What to expect after brain aneurysm surgery

Written by kelly morris
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What to expect after brain aneurysm surgery
Brain aneurysm surgery involves clipping off the aneurysm. (surgeons1 image by Andrey Rakhmatullin from Fotolia.com)

A brain aneurysm occurs when a blood vessel in the brain begins to bulge. Many brain aneurysms cause no problems, but sometimes they rupture or leak. That can be life-threatening and cause brain damage. Brain aneurysm surgery involves putting a clip on the vein where it is beginning to bulge.

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Ruptured vs. Unruptured Aneurysms

If an aneurysm ruptures, surgery must be done immediately and is more dangerous. Patients will need to stay in the hospital longer. If surgery is performed before the aneurysm ruptures, there is less risk and patients will be discharged sooner.

Neurosurgical Intensive Care Unit

Patients stay in a recovery room for a few hours after surgery before being transferred to the neurosurgical intensive care unit (NICU), where they will be closely monitored. Patients with an unruptured aneurysm usually stay in the NICU for 24 to 48 hours. Patients that had a ruptured aneurysm will stay in the NICU much longer.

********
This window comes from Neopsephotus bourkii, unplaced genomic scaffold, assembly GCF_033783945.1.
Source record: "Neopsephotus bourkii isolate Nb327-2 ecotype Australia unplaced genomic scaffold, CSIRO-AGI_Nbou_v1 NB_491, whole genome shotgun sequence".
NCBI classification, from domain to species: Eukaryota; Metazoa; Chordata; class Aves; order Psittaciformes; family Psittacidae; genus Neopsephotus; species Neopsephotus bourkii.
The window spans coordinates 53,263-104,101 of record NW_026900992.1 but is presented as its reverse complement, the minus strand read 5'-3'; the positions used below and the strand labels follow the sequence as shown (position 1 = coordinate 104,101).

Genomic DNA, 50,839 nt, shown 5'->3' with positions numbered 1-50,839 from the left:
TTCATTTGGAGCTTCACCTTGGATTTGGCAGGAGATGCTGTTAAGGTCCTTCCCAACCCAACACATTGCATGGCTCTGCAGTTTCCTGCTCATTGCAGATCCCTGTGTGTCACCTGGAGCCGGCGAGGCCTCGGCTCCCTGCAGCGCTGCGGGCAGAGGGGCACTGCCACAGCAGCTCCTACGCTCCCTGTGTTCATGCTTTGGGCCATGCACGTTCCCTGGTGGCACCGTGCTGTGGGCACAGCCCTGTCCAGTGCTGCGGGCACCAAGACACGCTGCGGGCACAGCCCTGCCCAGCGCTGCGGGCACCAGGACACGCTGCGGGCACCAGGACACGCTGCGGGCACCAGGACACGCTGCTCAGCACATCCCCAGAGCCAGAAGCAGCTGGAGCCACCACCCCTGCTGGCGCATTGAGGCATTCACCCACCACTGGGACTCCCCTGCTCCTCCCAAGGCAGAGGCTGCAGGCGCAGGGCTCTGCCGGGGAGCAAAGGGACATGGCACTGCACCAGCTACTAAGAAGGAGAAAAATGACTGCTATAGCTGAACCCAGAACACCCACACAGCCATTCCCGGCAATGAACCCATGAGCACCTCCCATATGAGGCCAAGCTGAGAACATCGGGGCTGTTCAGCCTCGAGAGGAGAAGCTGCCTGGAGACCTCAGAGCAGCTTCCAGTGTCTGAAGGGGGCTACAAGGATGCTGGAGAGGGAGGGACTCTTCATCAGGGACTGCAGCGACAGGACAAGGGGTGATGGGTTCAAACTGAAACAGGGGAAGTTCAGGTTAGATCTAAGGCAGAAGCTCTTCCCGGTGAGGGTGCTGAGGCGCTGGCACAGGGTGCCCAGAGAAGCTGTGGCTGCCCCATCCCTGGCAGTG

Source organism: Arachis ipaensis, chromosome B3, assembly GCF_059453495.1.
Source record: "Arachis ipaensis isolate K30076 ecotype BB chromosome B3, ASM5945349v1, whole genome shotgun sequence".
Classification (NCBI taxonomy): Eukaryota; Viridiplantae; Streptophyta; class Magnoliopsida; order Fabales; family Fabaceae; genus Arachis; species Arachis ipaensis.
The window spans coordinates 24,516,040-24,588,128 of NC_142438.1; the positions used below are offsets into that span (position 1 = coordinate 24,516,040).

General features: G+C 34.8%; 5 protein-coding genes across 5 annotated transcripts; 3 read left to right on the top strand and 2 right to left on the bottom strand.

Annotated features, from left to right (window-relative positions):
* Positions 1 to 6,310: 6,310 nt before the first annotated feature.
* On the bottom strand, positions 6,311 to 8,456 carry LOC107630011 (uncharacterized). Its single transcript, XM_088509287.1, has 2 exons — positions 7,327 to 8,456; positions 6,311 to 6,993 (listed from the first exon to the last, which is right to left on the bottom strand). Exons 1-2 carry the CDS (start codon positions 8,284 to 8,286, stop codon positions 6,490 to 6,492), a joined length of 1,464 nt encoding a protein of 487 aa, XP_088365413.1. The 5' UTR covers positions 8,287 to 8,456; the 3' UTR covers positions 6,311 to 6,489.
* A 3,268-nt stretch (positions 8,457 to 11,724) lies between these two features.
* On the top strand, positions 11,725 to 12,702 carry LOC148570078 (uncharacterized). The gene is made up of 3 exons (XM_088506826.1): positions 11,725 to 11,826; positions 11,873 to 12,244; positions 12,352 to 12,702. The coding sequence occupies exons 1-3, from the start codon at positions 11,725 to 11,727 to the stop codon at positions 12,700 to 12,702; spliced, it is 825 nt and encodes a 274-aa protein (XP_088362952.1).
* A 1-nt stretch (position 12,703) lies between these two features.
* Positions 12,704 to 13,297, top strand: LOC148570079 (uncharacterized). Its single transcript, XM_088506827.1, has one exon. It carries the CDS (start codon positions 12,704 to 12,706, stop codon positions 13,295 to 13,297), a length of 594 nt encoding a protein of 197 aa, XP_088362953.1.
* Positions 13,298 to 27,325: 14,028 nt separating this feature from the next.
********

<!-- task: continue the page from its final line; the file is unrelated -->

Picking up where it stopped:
Neurological Floor

Patients are then transferred to the neurological floor for at least one week, maybe much longer. There doctors will evaluate how much damage was caused by the aneurysm and determine whether or not rehabilitation services are needed.

Rehabilitation

Patients with an unruptured aneurysm may require little rehabilitation. However, those with ruptured aneurysms may require weeks or even months of rehab. Rehabilitation may include physiotherapy, occupational therapy, speech therapy and neuropsychological therapy that works to improve skills like memory and concentration.

Prognosis

Some patients make a full recovery while others will always have some degree of impairment. Prognosis varies depending on whether or not the aneurysm ruptured and the extent of the damage done.

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